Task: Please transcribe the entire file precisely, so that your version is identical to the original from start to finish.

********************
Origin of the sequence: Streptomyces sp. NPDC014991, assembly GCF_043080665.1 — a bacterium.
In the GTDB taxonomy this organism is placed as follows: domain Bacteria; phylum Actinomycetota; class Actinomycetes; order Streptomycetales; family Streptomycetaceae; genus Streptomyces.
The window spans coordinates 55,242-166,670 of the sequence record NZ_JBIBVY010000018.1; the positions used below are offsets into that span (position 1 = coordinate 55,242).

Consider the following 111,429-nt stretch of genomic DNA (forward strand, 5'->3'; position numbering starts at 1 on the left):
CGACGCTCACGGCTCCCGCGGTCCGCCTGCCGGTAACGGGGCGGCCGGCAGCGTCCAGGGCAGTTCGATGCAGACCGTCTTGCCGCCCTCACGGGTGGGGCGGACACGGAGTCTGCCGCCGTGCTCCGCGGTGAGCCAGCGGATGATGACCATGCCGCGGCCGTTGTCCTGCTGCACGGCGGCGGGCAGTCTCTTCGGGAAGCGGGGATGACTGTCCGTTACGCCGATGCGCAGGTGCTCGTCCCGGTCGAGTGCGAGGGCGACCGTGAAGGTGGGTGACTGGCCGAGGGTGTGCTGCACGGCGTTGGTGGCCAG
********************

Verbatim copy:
Origin of the sequence: Streptomyces sp. NPDC014991, assembly GCF_043080665.1 — a bacterium.
In the GTDB taxonomy this organism is placed as follows: domain Bacteria; phylum Actinomycetota; class Actinomycetes; order Streptomycetales; family Streptomycetaceae; genus Streptomyces.
The window spans coordinates 55,242-166,670 of the sequence record NZ_JBIBVY010000018.1; the positions used below are offsets into that span (position 1 = coordinate 55,242).

Consider the following 111,429-nt stretch of genomic DNA (forward strand, 5'->3'; position numbering starts at 1 on the left):
CGACGCTCACGGCTCCCGCGGTCCGCCTGCCGGTAACGGGGCGGCCGGCAGCGTCCAGGGCAGTTCGATGCAGACCGTCTTGCCGCCCTCACGGGTGGGGCGGACACGGAGTCTGCCGCCGTGCTCCGCGGTGAGCCAGCGGATGATGACCATGCCGCGGCCGTTGTCCTGCTGCACGGCGGCGGGCAGTCTCTTCGGGAAGCGGGGATGACTGTCCGTTACGCCGATGCGCAGGTGCTCGTCCCGGTCGAGTGCGAGGGCGACCGTGAAGGTGGGTGACTGGCCGAGGGTGTGCTGCACGGCGTTGGTGGCCAG